I was not given any allowance as such but in the festive seasons my parents would buy clothes and sweets. I liked that. But that was 69 years ago!!

  34. Scott on November 27, 2008 at 12:52 pm

    My parents started paying me an allowance when I was around 7 yrs old and opened a savings account for me at around the same time. Every year during Canada Savings Bond season we would go down to the bank as a family (Mom, Dad & sister). Whatever I had saved by the end of the year, which was usually about half my total allowance, was then put into savings bonds. This really taught me to view saving money as more of a necessity rather than an option. My parents always kept the message as simple as possible, but it has definitely had a profound effect on the way I handle money. Now I’m 23 years old, finished school, working full-time and well on my way to a million dollar journey of my own!

  35. Jenny on November 27, 2008 at 12:53 pm

    I was given an allowance, but it didn’t teach me that much about money. Most of what I learned was a result of things I picked up from my parents and my own personal beliefs.

    @ Scott, I think that it’s important to give or else we could all end up like Scrooge.

  36. Jenny on November 27, 2008 at 12:55 pm

    I did recieve an allowance, but I don’t really feel like I learned much about handling money from it. I think that I picked up most of what I think about money from watching my parents and from my own personal beliefs.

    @ Scott, I think that it’s important to give or else we could all up end like Scrooge.

  37. DBennett on November 27, 2008 at 1:02 pm

    I’d be interested in this for some presentations for kids.

  38. Teach1 on November 27, 2008 at 1:02 pm

    I teach accounting at a secondary school in Ontario. I spend a great deal of time talking about the importance of ‘paying yourself first’, hiding the money on yourself, investing it passively, having the patience to never touch it and then reaping the rewards decades down the line. Using excel to show them how much $25 a pay cheque can turn into in 3 or 4 decades certainly gets their attention!

  39. Thierry on November 27, 2008 at 1:03 pm

    I don’t think this will change their (my kids) way of saving but if I am lucky I’ll take it for my 8 years old. I think he’ll be delighted.
    My kids save naturally simply through emulation. We are frugal so are they.

  40. Chelsea on November 27, 2008 at 1:10 pm

    I think this is a great idea, I wish I’d had a Moonjar as a kid!

  41. viennatech on November 27, 2008 at 1:22 pm

    What a great idea! The three basket approach in a simple format. I learned a lot about saving from a brochure that the royal bank used to hand out. I also had a CIBC “smartstart” account as a child and utilized their literature in how to organize my allowance. My own kids use TD banks free account which also gives online access and a true debit card.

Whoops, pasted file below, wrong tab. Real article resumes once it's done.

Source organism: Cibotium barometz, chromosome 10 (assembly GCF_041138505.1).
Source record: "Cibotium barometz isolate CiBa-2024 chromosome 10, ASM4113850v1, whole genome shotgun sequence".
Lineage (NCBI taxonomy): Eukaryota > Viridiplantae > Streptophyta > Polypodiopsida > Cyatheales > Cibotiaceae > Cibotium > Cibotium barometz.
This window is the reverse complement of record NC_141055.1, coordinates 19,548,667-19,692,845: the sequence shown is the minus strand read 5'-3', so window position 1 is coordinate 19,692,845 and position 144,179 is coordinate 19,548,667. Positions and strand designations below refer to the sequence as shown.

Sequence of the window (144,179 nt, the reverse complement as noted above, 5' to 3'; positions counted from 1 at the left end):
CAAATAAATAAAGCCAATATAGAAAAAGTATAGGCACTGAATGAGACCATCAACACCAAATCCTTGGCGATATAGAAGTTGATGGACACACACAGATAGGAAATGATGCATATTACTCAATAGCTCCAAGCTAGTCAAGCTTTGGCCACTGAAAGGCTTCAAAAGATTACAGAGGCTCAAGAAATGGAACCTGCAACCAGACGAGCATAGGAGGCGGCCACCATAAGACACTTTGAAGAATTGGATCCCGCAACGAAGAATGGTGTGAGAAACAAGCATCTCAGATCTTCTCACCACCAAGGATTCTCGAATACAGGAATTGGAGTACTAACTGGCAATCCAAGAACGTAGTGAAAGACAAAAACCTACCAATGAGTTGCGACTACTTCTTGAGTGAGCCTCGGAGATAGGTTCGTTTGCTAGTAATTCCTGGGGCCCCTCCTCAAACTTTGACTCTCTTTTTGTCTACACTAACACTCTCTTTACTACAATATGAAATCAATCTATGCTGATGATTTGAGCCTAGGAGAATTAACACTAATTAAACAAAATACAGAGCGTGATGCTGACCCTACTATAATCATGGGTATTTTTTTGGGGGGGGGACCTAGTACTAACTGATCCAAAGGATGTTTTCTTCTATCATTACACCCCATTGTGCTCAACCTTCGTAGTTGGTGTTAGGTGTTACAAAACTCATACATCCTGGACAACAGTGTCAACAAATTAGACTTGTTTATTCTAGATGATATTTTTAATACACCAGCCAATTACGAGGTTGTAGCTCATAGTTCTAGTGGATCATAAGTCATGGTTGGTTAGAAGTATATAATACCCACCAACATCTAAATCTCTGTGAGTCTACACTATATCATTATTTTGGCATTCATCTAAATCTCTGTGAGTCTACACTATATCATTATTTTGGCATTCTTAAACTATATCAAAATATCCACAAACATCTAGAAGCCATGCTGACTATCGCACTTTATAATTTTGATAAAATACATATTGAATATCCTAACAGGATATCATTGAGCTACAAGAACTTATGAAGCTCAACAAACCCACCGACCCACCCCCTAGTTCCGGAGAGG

42. Millionaireby45 on November 27, 2008 at 1:23 pm

    My son is only four but we are already trying to teach him about money. He currently has a piggybank and when he finds any of my loose change around he asks me if he can have it. I usually tell him yes as long as he puts it in his piggy. Then when he wants to buy a Hotwheels car ($1.50), I tell him that he has to use his own money. He brings it with him, he picks the car he wants and then he pays for it himself. If he asks for something that is too expensive then I tell him that he doesn’t have enough money. He has tons of toys so this is more of a way to teach him that if he wants something else that he cannot have everything that he wants all the time and that things are not free.

  43. kelf001 on November 27, 2008 at 1:36 pm

    My father owned a variety store. As kids we spent time ‘helping’ at the store before and after school. And received an actual paycheck for our efforts. We were then responsible for things like buying our own clothes. I’ve been budgeting for clothing since I was 8 :)

  44. Mintycake on November 27, 2008 at 1:43 pm

    My father taught me two very important things about money:

    1) know where your money is going, so you can cut out frivolous expenses (I’ll never forget the lecture on ATM fees!)

    2) Net dollars: if you want something that costs $100, chances are you need to earn $150 or more to pay for it, thanks to taxes.

    My husband’s parents taught him there is no free ride: he had to pay for everything himself including University…there was no allowance in his house, so he worked since he was a kid (went from paper route to babysitting, to shovelling driveways and mowing lawns to a part time job in high school).

    I intend to teach my future kids to be frugal!

  45. Scott on November 27, 2008 at 1:47 pm

    @ Jenny

    What did you read in my post that led you to assume I was a “scrooge”? All I was saying is I have been raised to have a fundamental belief in paying myself first. That doesn’t mean I don’t enjoy giving from time to time as well ;-)

  46. The Reverend on November 27, 2008 at 1:48 pm

    @ Scott: Interesting post and worth discussing. I imagine that most interpret Buffett’s comment as a cause (giving inhibits wealth) but I think its very likely an effect as well (rich people are less generous).

    While any $ given is one that can’t be saved, I think it teaches us a lot about spending as well. The more you give to third world or local benevolence type causes, the less likely you are to splurge on the unnecessary luxuries available to us in Canada.

  47. Debt_Free_in_5 on November 27, 2008 at 1:50 pm

    You can’t start teaching them early enough.

  48. Matt on November 27, 2008 at 1:56 pm

    My father also taught me about saving from an early age. Earnings from my first paper route went towards Canada Savings Bonds as a kid. By high school, I had most of my money in Mutual Funds. Learning early is the key!